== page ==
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Display_Name_Here

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<p><BR/>Replying to:<BR/><DIV CLASS='Discussion_PostQuote'>Kind of old news (other threads have discussed this) and just wanted to point out that it is not&nbsp;our moon, but Saturn's moon.Whatever water is on Titan is frozen extremely solid, even if diluted by materials that would lower it's freezing point. The hydrocarbons are liquid, but AFAIK, we know of no life than can exist without liquid water. That doesn't meanit can't exist, just that we don't know of any (or really any possible way for it).Life is certainly not impossible, but because of the extremely low temperatures would exist in a different time scale than ours on earth. A chemical reaction thet might take milliseconds here on earth, might take years on Titan, because there is so little energy to work with.On the other hand, 4 billion years is a lot of time... <br /> Posted by MeteorWayne</DIV></p><p>I'm well aware it isn't our moon hence "Titan" being the name of the thread. I had a feeling it was old news... but I just joined. I apologize.&nbsp;</p>
 
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baulten

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As far as I know, there is only the joint EU/USA Titan/Saturn flagship missions proposal.
 
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Carrickagh

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<p>Here is an overview regarding a possible blimp observer:</p><p><font color="#0000ff"><strong>Return to a sludge moon</strong> &mdash; With the remarkable results of NASA's Cassini spacecraft and the European Space Agency's Huygens probe, scientists are scrambling to find ways to study Saturn's planet-size moon Titan in more detail. One concept deploys a blimp to cruise over the surface, carrying out aerial mapping and dropping telemetry packages. With Titan's primordial-Earth chemistry, this moon is deemed a prime target in our search to understand life's beginnings.<br /></font><br /><br />OPAG update at Planetary from about 2 years back...link</p><p>Cool stuff. Hope to see it happen. Imagine a small armada of such balloons going over the surface.<img src="http://sitelife.space.com/ver1.0/content/scripts/tinymce/plugins/emotions/images/smiley-laughing.gif" border="0" alt="Laughing" title="Laughing" /></p> <div class="Discussion_UserSignature"> </div>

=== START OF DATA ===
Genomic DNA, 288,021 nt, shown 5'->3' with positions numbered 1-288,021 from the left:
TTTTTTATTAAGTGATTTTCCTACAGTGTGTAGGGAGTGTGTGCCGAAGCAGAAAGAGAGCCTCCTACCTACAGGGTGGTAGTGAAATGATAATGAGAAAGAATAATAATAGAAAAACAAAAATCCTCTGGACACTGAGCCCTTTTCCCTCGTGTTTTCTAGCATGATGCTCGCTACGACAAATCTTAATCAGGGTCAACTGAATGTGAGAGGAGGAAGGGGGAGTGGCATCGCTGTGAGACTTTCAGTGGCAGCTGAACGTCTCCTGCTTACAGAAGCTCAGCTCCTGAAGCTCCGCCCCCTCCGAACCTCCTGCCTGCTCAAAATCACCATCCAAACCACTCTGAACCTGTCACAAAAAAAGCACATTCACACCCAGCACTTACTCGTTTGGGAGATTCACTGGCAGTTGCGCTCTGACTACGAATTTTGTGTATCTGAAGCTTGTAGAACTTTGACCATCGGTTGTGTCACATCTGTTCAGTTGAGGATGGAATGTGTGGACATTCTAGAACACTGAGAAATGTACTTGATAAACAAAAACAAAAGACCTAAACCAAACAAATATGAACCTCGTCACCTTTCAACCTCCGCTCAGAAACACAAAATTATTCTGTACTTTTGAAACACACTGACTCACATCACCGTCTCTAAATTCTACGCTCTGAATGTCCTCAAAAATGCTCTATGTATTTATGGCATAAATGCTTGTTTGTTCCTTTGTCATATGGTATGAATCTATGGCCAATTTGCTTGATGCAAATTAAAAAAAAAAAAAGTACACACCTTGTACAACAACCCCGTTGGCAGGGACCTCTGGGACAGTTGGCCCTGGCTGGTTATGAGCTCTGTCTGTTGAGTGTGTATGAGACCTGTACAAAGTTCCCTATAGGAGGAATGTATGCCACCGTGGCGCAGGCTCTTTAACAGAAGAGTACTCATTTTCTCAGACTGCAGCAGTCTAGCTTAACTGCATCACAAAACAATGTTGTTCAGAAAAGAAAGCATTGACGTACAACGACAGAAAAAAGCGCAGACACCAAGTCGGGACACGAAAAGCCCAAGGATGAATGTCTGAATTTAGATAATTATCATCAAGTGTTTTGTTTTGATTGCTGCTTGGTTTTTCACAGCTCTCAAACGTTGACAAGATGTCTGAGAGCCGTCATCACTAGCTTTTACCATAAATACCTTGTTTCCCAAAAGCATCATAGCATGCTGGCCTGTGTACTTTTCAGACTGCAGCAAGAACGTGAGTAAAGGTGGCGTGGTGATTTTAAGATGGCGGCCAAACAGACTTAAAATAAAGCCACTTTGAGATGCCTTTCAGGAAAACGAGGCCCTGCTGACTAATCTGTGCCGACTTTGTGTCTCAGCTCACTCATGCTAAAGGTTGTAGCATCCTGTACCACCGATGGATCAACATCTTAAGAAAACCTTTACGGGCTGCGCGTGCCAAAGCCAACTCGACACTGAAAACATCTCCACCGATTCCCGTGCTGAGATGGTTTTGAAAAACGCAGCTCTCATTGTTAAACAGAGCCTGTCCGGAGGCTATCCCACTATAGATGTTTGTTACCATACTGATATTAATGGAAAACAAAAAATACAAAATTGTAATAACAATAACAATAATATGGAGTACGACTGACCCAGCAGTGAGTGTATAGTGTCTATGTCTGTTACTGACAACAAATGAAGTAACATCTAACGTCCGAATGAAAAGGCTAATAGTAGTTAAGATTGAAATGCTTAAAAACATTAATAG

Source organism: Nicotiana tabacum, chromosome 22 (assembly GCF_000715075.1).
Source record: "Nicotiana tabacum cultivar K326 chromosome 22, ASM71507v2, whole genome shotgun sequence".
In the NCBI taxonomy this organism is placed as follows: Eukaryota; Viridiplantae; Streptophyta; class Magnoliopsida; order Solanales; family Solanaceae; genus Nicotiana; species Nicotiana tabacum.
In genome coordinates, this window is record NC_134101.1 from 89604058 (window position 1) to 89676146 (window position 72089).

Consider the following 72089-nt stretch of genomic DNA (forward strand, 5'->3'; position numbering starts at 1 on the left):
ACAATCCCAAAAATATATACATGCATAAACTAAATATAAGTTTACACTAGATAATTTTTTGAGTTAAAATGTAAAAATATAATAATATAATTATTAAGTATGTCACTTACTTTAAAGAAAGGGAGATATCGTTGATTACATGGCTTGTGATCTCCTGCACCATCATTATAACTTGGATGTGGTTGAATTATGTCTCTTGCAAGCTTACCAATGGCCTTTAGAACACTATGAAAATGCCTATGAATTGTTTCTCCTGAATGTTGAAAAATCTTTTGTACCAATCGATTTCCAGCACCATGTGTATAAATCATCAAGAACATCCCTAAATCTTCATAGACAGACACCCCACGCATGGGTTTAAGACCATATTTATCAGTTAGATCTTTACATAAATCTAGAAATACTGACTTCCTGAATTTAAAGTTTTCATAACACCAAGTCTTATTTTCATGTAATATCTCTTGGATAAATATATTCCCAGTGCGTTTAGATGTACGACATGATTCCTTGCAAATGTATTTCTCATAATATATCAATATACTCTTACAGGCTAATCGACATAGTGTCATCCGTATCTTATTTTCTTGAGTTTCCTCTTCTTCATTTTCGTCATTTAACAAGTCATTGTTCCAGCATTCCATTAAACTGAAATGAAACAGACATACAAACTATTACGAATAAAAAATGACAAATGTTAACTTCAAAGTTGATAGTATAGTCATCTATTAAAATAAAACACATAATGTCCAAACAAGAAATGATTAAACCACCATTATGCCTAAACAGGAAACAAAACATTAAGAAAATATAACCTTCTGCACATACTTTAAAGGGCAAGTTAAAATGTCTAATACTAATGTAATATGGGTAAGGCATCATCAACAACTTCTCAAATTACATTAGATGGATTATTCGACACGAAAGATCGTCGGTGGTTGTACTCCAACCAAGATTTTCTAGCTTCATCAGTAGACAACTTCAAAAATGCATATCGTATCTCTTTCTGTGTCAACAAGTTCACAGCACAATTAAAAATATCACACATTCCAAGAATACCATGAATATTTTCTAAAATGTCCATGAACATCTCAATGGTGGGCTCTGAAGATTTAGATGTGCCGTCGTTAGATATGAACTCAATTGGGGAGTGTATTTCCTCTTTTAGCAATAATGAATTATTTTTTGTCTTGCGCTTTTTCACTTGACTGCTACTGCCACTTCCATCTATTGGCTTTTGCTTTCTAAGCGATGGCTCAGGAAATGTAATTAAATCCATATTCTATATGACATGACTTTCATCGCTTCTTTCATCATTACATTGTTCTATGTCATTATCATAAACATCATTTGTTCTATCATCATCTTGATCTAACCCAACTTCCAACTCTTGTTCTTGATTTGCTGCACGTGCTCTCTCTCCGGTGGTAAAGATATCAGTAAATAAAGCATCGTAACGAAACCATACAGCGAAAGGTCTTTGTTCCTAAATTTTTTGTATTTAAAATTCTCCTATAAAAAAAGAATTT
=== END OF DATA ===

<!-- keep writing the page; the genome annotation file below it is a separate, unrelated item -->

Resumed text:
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centsworth_II

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<p><font color="#333399"><BR/>Replying to:<BR/><DIV CLASS='Discussion_PostQuote'>As far as I know, there is only the joint EU/USA Titan/Saturn flagship missions proposal. <br /> Posted by baulten</DIV></font></p><p>Of course Cassini is still studying Titan and will be for maybe another couple years.&nbsp; There is a competition between the Titan flagship and Europa flagship mission (only enough money for one).</p><p>According to <font color="#333399"><u>this post</u></font> <font color="#000000">at unmannedspaceflight.com, "</font>Selection between Jovian and Saturnian system destination is now Feb 2009."</p> <div class="Discussion_UserSignature"> </div>
 
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baulten

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<p><BR/>Replying to:<BR/><DIV CLASS='Discussion_PostQuote'>Of course Cassini is still studying Titan and will be for maybe another couple years.&nbsp; There is a competition between the Titan flagship and Europa flagship mission (only enough money for one).According to this post at unmannedspaceflight.com, "Selection between Jovian and Saturnian system destination is now Feb 2009." <br /> Posted by centsworth_II</DIV></p><p>Well, yeah.&nbsp; I was just talking dedicated missions.</p><p>I really hope that they chose Titan/Saturn over Europa/Jupiter.&nbsp; For one, I think there may be some surprises relating to life beneath the thick atmosphere of Titan, and maybe in it's water mantle.&nbsp; Cryovolcanism may be fueling life in icy volcanic colderas.&nbsp; For two, the moon is just far more interesting than Europa, imo :p </p>